The Heritage Corner, Springhill Record

September 8, 2010

Wednesday Sept. 8, 2010 – Hurricane Edna

With the threat of Hurricane Earl upon us I thought I would take you back to another hurricane which wreaked havoc around here several years ago.  During the night of Sept. 11, 1954 Hurricane Edna came with all her fury.  There were wind gust of 85 miles per hour and heavy rainfall which did a lot of damage in Springhill and surrounding areas.

     Many trees were uprooted and fell across roads or landed on buildings tearing off the finish or damaging the roofs.  Chimneys by the dozen fell, some penetrating the roof.  In some cases buildings were literally torn to pieces, particularly the older ones. This kept the Town workmen busy all night removing the trees from the roads and other debris which was being tossed around. While the Superintendent of the Town workers, Ken Terris, was at work that night, half of his roof was blown away.

     The downed trees caused power interruptions throughout the storm as well as an interruption in telephone services for about 250 people in Springhill.  Between Wentworth and Westchester Station 33 consecutive spans of wire, covering about three quarters of a mile, were down, some spans having as many as 5 trees on them.

     There was hardly a building in Springhill and vicinity escaped unscathed by Hurricane Edna.  Austin’s ice barn, in Rodney, was destroyed; the barn of William Smith on the corner of McGee and Morris Street was also destroyed. The roof blew off the Grandstand on lower Main Street and demolished it.  Two huge trees which broke away from their anchorage were leaning on the home of Mr. and Mrs. William VanBuskirk on Princess Street.  Two of the barns belonging to Leonard Boss of Rodney were demolished with four calves trapped inside – one of the calves was killed.  Half of the roof was ripped of the saw mill of the lumber firm of D.H. Ryan.  The flat roof and chimney of an apartment building owned by Mrs. T.B. Ryan was damaged.  The homes of Angus Gillis, Drummond Street and Angus Herrett, Queen Street, had trees crash on the roof of their homes and trees punctured the roof of Mrs. James R. Price of McGee Street.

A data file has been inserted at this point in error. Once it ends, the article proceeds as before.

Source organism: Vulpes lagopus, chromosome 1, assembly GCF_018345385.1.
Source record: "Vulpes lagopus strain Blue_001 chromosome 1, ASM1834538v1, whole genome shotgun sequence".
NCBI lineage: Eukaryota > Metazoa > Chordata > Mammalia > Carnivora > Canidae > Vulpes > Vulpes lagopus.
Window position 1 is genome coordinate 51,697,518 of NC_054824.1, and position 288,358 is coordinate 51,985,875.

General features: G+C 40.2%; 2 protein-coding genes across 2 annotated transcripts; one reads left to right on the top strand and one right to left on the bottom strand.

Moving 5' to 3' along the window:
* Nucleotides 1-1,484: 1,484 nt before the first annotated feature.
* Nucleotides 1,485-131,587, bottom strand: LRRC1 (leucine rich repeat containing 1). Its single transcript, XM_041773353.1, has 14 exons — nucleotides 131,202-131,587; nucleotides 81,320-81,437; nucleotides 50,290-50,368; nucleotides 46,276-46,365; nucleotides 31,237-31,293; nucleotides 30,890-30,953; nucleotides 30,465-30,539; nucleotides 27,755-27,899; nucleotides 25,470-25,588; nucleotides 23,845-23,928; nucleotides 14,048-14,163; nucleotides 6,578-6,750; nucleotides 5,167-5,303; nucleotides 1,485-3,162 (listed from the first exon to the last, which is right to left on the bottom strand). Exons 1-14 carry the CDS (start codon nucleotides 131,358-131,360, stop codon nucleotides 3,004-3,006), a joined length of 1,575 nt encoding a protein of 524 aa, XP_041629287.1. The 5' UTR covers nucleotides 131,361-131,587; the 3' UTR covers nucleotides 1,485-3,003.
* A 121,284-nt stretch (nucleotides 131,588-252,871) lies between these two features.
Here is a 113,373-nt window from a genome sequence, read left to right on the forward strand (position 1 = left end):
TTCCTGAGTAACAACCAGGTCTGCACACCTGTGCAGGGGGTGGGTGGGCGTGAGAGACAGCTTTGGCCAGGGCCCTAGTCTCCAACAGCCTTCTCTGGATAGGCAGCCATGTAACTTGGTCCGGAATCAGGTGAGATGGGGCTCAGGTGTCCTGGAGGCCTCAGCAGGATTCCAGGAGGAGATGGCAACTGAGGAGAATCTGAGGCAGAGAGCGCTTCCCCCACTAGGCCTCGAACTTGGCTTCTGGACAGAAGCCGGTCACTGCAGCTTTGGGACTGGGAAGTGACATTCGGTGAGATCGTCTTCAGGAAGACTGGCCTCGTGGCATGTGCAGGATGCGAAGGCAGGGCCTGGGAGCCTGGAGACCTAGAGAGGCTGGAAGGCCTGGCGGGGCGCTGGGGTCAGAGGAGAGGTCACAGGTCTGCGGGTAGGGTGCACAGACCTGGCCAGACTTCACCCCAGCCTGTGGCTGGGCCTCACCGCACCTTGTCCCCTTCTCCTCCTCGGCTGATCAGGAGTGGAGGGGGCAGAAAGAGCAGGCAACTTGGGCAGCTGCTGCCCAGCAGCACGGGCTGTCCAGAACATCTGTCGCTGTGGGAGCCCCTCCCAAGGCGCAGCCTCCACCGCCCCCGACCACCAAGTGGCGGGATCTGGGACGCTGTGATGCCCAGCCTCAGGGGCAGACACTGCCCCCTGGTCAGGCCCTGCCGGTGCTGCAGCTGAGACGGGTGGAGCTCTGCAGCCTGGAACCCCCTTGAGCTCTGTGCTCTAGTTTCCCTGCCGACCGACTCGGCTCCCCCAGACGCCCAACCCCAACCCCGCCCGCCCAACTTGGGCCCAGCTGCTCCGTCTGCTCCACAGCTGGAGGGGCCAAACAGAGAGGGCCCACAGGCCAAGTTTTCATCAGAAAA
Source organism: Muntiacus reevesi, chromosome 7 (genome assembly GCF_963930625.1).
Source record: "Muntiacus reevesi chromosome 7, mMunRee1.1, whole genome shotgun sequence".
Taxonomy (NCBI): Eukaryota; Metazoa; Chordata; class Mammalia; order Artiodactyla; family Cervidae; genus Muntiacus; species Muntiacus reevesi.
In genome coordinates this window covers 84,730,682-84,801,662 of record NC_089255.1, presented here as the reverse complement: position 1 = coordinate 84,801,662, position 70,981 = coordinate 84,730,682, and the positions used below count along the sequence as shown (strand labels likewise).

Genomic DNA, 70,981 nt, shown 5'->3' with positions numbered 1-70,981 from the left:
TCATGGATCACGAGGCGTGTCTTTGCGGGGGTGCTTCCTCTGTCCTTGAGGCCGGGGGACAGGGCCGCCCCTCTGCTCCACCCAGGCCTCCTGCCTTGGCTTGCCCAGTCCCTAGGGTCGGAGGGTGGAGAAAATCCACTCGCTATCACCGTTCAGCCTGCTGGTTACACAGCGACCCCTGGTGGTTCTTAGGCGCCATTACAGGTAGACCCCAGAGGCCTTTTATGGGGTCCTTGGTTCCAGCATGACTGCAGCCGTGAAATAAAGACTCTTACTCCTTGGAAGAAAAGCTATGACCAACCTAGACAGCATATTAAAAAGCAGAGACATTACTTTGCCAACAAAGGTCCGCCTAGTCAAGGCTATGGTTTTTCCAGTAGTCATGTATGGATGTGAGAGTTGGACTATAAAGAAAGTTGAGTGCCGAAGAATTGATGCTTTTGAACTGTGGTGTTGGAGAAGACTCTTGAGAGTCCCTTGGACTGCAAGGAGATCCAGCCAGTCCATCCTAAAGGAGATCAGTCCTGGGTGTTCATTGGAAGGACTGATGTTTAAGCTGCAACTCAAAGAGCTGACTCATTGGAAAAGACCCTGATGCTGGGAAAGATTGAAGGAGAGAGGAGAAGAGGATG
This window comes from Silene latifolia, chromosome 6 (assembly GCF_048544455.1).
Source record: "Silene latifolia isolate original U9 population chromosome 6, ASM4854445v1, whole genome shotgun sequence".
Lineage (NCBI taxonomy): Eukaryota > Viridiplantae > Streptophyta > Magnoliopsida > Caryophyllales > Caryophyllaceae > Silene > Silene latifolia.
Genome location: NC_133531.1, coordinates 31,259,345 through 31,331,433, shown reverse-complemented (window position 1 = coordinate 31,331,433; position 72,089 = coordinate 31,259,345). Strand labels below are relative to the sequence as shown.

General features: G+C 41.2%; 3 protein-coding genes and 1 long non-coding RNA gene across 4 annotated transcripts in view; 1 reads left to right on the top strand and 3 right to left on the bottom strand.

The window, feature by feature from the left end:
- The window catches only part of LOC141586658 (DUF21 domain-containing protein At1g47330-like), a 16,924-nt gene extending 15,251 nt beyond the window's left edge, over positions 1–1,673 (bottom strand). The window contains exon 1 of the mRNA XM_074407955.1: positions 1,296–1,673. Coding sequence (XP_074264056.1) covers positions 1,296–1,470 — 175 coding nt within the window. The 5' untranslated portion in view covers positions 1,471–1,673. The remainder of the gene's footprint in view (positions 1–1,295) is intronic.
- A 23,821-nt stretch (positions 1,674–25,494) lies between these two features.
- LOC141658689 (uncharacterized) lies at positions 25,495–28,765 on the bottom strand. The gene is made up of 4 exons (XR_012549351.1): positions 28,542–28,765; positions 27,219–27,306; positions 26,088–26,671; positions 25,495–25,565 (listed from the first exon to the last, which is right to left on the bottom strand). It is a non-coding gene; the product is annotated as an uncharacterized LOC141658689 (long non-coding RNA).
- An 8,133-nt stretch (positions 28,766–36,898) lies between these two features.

Meanwhile, in Clairmont, Joseph Hachie lost two horses when his barn blew down and a family in Windham lost their home when the house was blown over.  Thankfully they were not in it at the time.

     There was no loss of life during Hurricane Edna but there were minor injuries.

Here is a poem written by Danny Boutilier on Hurricane Edna.


If we stand and look around us

We find ample food for thought

In the visit of “Mad Edna”

And the havoc that she wrought.

While the storm was fiercely raging

Did the thought come to your mind

That when God we should be thanking

We’re resentful and unkind?

With the weather dry and sunny,

Of the heat we will complain;